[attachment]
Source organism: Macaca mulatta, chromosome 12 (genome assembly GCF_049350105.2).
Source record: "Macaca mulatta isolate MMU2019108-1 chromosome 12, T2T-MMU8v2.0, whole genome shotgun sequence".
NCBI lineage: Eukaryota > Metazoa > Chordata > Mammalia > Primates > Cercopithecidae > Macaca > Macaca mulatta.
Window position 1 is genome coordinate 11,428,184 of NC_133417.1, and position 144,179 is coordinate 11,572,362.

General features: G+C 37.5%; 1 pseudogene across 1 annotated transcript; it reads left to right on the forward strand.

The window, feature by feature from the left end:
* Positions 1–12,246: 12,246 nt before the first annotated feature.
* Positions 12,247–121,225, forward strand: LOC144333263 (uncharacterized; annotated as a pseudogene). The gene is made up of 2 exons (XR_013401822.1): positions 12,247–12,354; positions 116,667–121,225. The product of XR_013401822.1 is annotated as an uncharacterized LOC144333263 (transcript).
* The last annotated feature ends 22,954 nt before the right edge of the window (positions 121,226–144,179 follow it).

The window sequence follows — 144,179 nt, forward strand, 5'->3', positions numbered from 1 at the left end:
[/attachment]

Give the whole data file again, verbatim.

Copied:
Source organism: Macaca mulatta, chromosome 12 (genome assembly GCF_049350105.2).
Source record: "Macaca mulatta isolate MMU2019108-1 chromosome 12, T2T-MMU8v2.0, whole genome shotgun sequence".
NCBI lineage: Eukaryota > Metazoa > Chordata > Mammalia > Primates > Cercopithecidae > Macaca > Macaca mulatta.
Window position 1 is genome coordinate 11,428,184 of NC_133417.1, and position 144,179 is coordinate 11,572,362.

General features: G+C 37.5%; 1 pseudogene across 1 annotated transcript; it reads left to right on the forward strand.

The window, feature by feature from the left end:
* Positions 1–12,246: 12,246 nt before the first annotated feature.
* Positions 12,247–121,225, forward strand: LOC144333263 (uncharacterized; annotated as a pseudogene). The gene is made up of 2 exons (XR_013401822.1): positions 12,247–12,354; positions 116,667–121,225. The product of XR_013401822.1 is annotated as an uncharacterized LOC144333263 (transcript).
* The last annotated feature ends 22,954 nt before the right edge of the window (positions 121,226–144,179 follow it).

The window sequence follows — 144,179 nt, forward strand, 5'->3', positions numbered from 1 at the left end: